Our Approach and Guidelines: The Seven Principles1.
1. Go local: We seek to foster connections between Denver Law / DU and young people in the city of Denver, the state of Colorado, and the Rocky Mountain region. We are committed to opening doors to those “in our own backyard” and creating opportunities that ultimately will strengthen diversity within the practicing bar
2. Build relationships: Our goal is to build genuine connections and relationships, both with partner organizations and the students with whom we are engaged. Relationships serve to strengthen our efforts and ultimate outcomes.
3. Level the playing field: Structural barriers and barriers of thought both undermine the competitiveness of diverse students in law school admissions and in law school performance. We want to break those down, or at least chip away at the walls.
4. Embrace the long-term view: The developments we envision will not happen overnight; a first-year high school student with whom we are engaged now is at least seven years away from admission to law school.
5. Monitor and assess: We must be able to offer compelling arguments for why we are undertaking particular projects and monitor indicators that tell us whether we are on the right track. In the long term, outcomes must be quantifiable.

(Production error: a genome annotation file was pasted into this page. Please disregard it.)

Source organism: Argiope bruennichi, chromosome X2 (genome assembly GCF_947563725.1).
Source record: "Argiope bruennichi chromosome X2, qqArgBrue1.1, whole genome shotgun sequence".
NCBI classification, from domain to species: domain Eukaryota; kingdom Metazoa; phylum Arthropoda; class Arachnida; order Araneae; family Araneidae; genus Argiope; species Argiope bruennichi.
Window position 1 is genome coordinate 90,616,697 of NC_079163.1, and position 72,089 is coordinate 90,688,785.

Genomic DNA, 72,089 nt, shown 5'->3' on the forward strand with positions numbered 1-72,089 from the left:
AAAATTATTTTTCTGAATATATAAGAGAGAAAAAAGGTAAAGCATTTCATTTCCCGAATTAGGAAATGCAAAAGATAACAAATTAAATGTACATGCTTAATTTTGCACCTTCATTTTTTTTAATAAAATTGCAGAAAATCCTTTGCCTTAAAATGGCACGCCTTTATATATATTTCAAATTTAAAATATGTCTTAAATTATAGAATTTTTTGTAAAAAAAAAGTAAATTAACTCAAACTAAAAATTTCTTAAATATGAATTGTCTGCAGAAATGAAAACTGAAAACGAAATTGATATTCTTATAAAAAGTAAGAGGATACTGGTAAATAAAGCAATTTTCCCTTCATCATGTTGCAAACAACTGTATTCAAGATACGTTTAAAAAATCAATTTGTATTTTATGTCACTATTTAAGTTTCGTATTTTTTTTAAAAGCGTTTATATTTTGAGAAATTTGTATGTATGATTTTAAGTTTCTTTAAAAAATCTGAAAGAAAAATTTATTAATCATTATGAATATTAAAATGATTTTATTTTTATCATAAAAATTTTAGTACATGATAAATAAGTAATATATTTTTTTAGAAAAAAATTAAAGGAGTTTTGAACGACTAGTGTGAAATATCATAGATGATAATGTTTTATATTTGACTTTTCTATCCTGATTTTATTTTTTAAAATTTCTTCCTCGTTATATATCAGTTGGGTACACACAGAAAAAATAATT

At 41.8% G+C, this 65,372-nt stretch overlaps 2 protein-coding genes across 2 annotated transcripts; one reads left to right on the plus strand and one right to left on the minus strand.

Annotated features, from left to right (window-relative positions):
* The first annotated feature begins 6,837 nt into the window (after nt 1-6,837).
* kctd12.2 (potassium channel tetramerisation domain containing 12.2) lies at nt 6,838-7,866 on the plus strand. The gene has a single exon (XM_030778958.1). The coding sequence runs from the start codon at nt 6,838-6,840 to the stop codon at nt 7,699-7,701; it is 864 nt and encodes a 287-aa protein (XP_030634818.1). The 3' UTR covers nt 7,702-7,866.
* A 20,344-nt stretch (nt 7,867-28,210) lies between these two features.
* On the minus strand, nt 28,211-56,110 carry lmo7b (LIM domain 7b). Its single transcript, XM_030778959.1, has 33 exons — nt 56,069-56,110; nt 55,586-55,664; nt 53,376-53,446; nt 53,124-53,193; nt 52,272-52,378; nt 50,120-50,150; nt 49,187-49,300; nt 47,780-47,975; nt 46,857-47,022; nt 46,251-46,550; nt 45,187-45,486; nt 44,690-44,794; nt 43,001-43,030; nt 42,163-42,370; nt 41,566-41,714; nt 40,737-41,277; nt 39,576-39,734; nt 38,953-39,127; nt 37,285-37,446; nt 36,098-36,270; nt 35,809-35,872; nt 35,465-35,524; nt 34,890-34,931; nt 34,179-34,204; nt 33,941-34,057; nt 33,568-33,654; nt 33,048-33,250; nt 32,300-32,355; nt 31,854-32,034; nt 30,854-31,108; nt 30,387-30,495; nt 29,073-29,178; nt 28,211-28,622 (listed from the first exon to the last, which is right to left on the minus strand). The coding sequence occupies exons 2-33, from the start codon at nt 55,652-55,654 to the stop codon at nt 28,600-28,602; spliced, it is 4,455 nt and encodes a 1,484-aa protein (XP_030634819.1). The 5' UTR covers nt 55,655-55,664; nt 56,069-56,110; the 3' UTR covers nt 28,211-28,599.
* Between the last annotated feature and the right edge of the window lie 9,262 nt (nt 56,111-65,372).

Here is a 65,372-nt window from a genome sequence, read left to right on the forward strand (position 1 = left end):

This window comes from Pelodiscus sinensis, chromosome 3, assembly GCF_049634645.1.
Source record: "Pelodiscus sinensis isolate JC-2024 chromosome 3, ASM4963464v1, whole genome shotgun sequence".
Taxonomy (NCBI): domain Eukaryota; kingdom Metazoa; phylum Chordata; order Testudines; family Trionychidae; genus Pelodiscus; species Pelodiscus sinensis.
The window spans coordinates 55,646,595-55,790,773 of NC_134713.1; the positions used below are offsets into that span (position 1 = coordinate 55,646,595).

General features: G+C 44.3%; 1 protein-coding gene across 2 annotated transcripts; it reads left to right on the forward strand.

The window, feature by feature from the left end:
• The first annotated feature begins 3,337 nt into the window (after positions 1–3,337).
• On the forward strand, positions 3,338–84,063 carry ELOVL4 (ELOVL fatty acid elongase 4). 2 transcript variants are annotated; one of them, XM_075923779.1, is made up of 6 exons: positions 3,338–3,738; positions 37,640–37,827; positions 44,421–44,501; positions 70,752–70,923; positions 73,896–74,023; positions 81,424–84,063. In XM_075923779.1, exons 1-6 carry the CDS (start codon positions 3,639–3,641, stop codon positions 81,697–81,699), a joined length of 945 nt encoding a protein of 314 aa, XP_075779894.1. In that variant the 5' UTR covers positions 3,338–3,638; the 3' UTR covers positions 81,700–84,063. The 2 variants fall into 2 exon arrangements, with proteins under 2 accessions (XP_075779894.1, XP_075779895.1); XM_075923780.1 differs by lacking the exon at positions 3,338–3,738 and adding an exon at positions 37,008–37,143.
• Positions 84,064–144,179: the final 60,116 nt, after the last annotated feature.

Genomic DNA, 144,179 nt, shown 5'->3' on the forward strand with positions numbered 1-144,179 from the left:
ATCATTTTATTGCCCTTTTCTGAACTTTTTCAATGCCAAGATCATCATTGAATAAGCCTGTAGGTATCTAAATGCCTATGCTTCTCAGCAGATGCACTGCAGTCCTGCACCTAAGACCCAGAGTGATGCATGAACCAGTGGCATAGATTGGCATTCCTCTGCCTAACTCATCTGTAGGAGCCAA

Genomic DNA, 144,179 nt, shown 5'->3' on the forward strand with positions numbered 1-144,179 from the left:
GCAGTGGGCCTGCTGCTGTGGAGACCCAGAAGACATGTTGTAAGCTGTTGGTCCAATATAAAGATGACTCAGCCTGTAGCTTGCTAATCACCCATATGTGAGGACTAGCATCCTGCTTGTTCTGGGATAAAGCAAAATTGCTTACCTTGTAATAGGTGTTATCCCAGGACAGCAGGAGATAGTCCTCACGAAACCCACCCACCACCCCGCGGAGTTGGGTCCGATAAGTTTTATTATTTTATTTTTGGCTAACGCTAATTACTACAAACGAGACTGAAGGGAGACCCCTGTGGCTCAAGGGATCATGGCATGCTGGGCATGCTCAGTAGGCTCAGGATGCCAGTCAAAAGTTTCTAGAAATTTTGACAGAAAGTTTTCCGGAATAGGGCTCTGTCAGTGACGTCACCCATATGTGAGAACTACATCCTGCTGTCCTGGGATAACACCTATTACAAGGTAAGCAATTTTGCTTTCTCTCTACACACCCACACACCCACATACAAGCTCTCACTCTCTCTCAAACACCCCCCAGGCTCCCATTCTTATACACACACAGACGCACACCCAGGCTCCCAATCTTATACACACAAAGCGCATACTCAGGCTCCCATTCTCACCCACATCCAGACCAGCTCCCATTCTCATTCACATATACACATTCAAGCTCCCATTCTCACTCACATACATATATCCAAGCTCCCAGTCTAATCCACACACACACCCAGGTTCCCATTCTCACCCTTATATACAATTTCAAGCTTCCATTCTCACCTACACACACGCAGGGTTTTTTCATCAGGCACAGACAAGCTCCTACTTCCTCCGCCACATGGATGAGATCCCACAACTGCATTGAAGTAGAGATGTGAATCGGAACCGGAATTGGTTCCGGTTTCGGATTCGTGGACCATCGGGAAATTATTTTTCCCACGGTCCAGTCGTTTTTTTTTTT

6. Be efficient—in terms of cost and expertise: Programs with large price tags are not necessarily going to be more effective than programs with smaller ones. Further, we do not want to reinvent the wheel; we acknowledge that our partners in the University and broader community often have skills and expertise we do not.
7. Support the bigger picture: Our broad interest is in breaking down barriers that impede the success of less privileged individuals and groups in our communities and in society. Although our goal is for the students with whom we engage to ultimately choose the University of Denver and the SCOL, if a student chooses another undergraduate program or law school, or opts for business or medical school instead, that is still a success, because it is a success for that student and for equity in our society.
1. See Catherine E. Smith, Seven Principles: Increasing Access to Law School Among Students of Color. 96 IOWA LAW REVIEW 1677 (2011).